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I created

enum Restrictions{
  none,
  enumeration,
  fractionDigits,
  length,
  maxExclusive,
  maxInclusive,
  maxLength,
  minExclusive,
  minInclusive,
  minLength,
  pattern,
  totalDigits,
  whiteSpace;

  public Restrictions setValue(int value){
    this.value = value;
    return this;
  }
  public int value;
}

So that I could happily do something like this, which is perfectly legal syntax.

Restrictions r1 =
  Restrictions.maxLength.setValue(64);

The reason being is, I am using enum to restrict the type of restriction that could be used, and be able to assign a value to that restriction.

However, my actual motivation is to use that restriction in an @annotation.

@Retention(RetentionPolicy.RUNTIME)
@Target({ElementType.TYPE, ElementType.FIELD, ElementType.METHOD})
public @interface Presentable {
  Restrictions[] restrictions() default Restrictions.none;
}

So that, I intended to do this:

@Presentable(restrictions=Restrictions.maxLength.setValue(64))
public String userName;

to which, the compiler croaks

The value for annotation enum attribute must be an enum constant expression.

Is there a way to accomplish what I wish to accomplish

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1  
You seem to reinvent javax.validation (JSR303). Have you considered using it? Have you looked in its API/impls how they did it? E.g. the Hibernate implementation. –  BalusC Jun 10 '10 at 1:10
    
Hibernate doesn't work with GAE, does it? –  Blessed Geek Jun 10 '10 at 4:05
    
that's the hibernate validator, not hibernate itself. that should work everywhere. (any if it doesn't, neither will your annotation based version) –  Sean Patrick Floyd Jun 10 '10 at 4:58

4 Answers 4

up vote 17 down vote accepted

You can do it like this:

import java.lang.annotation.ElementType;
import java.lang.annotation.Retention;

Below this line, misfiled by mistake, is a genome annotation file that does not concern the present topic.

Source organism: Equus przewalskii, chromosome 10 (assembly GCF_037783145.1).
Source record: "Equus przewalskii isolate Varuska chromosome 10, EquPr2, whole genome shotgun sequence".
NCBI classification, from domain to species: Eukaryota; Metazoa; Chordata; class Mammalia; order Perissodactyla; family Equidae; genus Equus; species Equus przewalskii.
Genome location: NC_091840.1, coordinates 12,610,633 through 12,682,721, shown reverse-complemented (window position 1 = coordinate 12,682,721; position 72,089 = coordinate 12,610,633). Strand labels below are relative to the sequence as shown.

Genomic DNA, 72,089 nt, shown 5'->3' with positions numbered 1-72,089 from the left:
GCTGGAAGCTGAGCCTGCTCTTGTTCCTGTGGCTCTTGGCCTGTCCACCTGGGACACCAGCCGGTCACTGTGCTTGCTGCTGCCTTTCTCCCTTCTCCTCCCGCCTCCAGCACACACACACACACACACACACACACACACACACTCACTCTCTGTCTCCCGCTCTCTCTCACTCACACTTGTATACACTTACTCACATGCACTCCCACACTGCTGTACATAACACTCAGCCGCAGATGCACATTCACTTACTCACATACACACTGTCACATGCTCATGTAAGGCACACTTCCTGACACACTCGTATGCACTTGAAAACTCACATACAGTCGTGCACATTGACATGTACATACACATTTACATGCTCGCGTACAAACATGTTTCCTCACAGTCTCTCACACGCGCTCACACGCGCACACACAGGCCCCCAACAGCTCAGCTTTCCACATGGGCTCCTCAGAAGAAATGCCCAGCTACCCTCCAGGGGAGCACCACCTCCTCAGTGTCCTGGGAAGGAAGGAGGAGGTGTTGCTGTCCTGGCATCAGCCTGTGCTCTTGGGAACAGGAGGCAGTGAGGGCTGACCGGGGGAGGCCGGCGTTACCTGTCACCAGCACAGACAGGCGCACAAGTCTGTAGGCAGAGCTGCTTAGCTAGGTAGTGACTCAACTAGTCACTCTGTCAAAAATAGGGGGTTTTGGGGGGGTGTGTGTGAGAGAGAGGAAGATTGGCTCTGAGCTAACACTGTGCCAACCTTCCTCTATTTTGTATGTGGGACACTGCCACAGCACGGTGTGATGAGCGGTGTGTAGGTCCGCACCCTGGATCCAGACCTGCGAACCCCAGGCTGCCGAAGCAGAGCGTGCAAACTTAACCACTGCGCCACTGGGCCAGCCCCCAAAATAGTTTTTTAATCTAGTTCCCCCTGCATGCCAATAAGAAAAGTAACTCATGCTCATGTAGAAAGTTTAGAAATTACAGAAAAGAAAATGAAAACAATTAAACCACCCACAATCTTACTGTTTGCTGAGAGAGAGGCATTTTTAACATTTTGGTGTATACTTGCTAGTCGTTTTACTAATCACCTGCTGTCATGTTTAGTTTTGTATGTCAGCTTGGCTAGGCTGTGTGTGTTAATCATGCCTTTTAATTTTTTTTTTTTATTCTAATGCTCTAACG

import java.lang.annotation.RetentionPolicy;
import java.lang.annotation.Target;

class Person {    
    @Presentable({
        @Restriction(type = RestrictionType.LENGTH, value = 5),
        @Restriction(type = RestrictionType.FRACTION_DIGIT, value = 2)
    })
    public String name;
}

enum RestrictionType {
    NONE, LENGTH, FRACTION_DIGIT;
}

@Retention(RetentionPolicy.RUNTIME)
@interface Restriction {
    //The below fixes the compile error by changing type from String to RestrictionType
    RestrictionType type() default RestrictionType.NONE;
    int value() default 0;
}

@Retention(RetentionPolicy.RUNTIME)
@Target({ElementType.TYPE, ElementType.FIELD, ElementType.METHOD})
@interface Presentable {
  Restriction[] value();
}
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Indeed, a better approach. Couldn't see this in the first place, while thinking along the same line. +1 –  Adeel Ansari Jun 14 '10 at 2:03

You can achieve what you want, but not with enums directly.

If you make Restriction a regular class, with private constructor and static constant fields, you can then use method chaining to create new instances fluently:

enum RestrictionType
{
   none,
   enumeration,
   maximumLength, 
   // ... etc.
}

class Restriction {
  static public final Restriction none = new Restriction(RestrictionType.none);
  static public final Restriction enumeration = new Restriction(RestrictionType.enumeration);
  static public final Restriction maximumLength = new Restriction(RestrictionType.maximumLength);

  ... etc

  RestrictionType type;
  int value;

  private Restriction(RestrictionType type)
  {
    this(type, 0);
  }
  private Restriction(RestrictionType type, int value)
  {
     this.type = type;
     this.value = value; // you don't really need
  }

  static public Restriction setValue(int value)
  {
      return new Restriction(type, value);
  }
}